The Internet Engineering Task Force (IETF) should be more intense with the topic Unwise concentration and consolidation of services on the Internet take. The called party of the virtual 110. Meeting of the standardization organization. The IETF should develop guidelines to prevent negative concentration processes by means of suitable standardization.
As a proof of unwanted concentration, quantities of a research team can be used. Coaches of the University of Southern California (USC), Sidn Labs, Internetnz and the University of Twente. Accordingly, address zones such as the Dutch .NL only a five grude CloudProvider for one third of all DNS inquiries responsible. And these fun trough are rough anyway – it is Google, Microsoft, Amazon, Facebook and Cloudflare.
blessing or curse
Concentration and consolidation also had positive pages, underlined at the IETF conference Wes Hardaker from the Institute for Information Science Institutes of the USC. Coarse providers can quickly secure or modernize the services by using new specifications such as IPv6, DNSSEC or QName Minimization – if you want this. But Hardaker also states that the concentration of important services is a problem for a few rough players for confidentiality and resilience of the entire Internet.
Because centralization "Single Points of Failure" calls, the failure of individual whiskers can have devastating consequences for many users. For example, in 2016, many users could not have prominent websites such as Twitter, Spotify, Soundcloud or New York Times to access, because at that time the rough DNS provider DYN has been hit by a violent DDOS attack.
On the other hand, many representatives and employees of the open technical standardization organization are not established for competitive ies. On how protocols are converted and used, they had no influence, they are lively "not the Internet Police".
Develop in the sense of decentralization
However, many prerequisites for specifications are available "Competing technical approaches or features", which are quite different deployment models can demand. The former IETF chairman Jari Arkko writes in a recently published Internet Architecture Board report. Occasionally one can very well choose whether a new standard existing business models are supported or whether features are provided, the smaller players facilitated the interaction, or whether one is even anchored a disruptive concept.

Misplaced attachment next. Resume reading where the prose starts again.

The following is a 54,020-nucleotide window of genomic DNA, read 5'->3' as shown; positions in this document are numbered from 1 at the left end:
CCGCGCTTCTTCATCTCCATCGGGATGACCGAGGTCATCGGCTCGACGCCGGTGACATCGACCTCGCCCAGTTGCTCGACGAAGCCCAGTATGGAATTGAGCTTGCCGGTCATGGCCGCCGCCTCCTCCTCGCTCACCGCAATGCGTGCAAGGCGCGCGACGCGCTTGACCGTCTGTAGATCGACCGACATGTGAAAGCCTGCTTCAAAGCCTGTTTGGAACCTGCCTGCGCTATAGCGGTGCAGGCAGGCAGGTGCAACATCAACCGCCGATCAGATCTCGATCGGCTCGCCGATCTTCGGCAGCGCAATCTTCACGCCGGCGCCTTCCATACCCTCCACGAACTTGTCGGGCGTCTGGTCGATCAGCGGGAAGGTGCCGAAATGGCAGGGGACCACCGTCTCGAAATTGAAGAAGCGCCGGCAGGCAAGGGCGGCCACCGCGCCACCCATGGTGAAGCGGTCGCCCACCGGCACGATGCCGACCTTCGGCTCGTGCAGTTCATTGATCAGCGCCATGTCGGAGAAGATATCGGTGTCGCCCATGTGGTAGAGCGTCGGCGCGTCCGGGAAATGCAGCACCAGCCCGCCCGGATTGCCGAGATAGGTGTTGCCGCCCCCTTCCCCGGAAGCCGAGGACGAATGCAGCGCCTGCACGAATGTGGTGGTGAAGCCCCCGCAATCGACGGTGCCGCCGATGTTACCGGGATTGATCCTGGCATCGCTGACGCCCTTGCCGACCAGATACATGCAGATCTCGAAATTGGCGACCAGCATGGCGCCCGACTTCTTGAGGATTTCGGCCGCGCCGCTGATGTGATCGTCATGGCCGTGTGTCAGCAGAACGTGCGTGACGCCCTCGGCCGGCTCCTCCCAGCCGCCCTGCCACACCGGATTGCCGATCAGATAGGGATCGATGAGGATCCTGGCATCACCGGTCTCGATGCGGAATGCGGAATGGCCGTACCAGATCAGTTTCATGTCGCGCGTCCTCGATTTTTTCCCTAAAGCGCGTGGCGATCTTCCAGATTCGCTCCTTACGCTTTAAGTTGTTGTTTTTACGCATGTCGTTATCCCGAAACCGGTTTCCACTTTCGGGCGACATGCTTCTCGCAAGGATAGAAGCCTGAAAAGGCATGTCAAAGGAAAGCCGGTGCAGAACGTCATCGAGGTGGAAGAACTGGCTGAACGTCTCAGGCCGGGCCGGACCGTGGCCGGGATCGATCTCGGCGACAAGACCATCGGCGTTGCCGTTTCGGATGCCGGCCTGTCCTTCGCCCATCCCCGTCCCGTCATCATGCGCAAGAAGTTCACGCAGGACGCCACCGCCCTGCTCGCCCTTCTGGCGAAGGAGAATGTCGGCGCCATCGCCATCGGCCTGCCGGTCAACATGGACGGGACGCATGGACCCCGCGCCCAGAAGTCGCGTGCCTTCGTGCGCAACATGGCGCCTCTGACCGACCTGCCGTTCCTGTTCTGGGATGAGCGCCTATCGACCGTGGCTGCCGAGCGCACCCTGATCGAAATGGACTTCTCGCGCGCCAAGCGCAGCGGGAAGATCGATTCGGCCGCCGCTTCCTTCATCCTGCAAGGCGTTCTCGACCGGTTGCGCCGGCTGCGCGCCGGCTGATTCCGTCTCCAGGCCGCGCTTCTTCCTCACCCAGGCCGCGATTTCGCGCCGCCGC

However, according to Arkko, the IETF preserves the feedback from institutions and companies that translate the specifications in practice, often too Spat. Even end users reported Junge or Wunsche to Spat.
With a concrete case, as a standard can overpower an unfortunate centralization, experts for the domain name system are currently working around in the IETF. After all, two years ago, the DNS traffic with Resolverns Via HTTPS (Doh) (DoH) in record time had been standardized two years ago, the DNS traffic with Resolverns Via HTTPS (Doh) was set up that DOH can massively concentrate the DNS traffic worldwide. If browser providers such as Mozilla or Google deliver their DOH implementations preconfigured in the browsers, and do DOH ex factory factory, you can make the DNS resolver entered in the browser settings for the focus point for DNS requests. Experience does not show that the coarse part of the browser users barely or not exceed DNS settings or not at all occurrently. Arkko praised last week that the IETF Group Adaptive DNS Discovery has understood this problem, and working on decentralization measures.
However, the watch can hardly be stopped. Additionally new security or reputation mechanisms only plays the gross in the hands. Email standards such as DMARC are an example of this and new ideas like one "DMARC for DNS" With additional DNS error messages, therefore just critically beautifies.
Many experts complained in the discussion that it is not foreseeable what effects the implementation of well-intentional, secure standards. The Web, for example, have proven to be a strongly centralized force, said Fastly developer and Http Papst Mark Nottingham. "There was the web if we had excluded centralizing effects", asked he.
What to do, the ideas go apart in the IETF. A consistent standardization under the aspect "End userouveranitat" recommended, among other things, Philipp Hallam-Baker, scientificentist at Comodo. And Nottingham Council to better explain the technical effects to the active competition huers.
The IETF must certainly internally raise awareness of the relationship between standards and unpounded concentration sharp, conceded Arkko.
This could help guidelines for dealing with the problem technically and organized. These could be recorded in an RFC. Daruber should soon exchange a workshop or even a working group.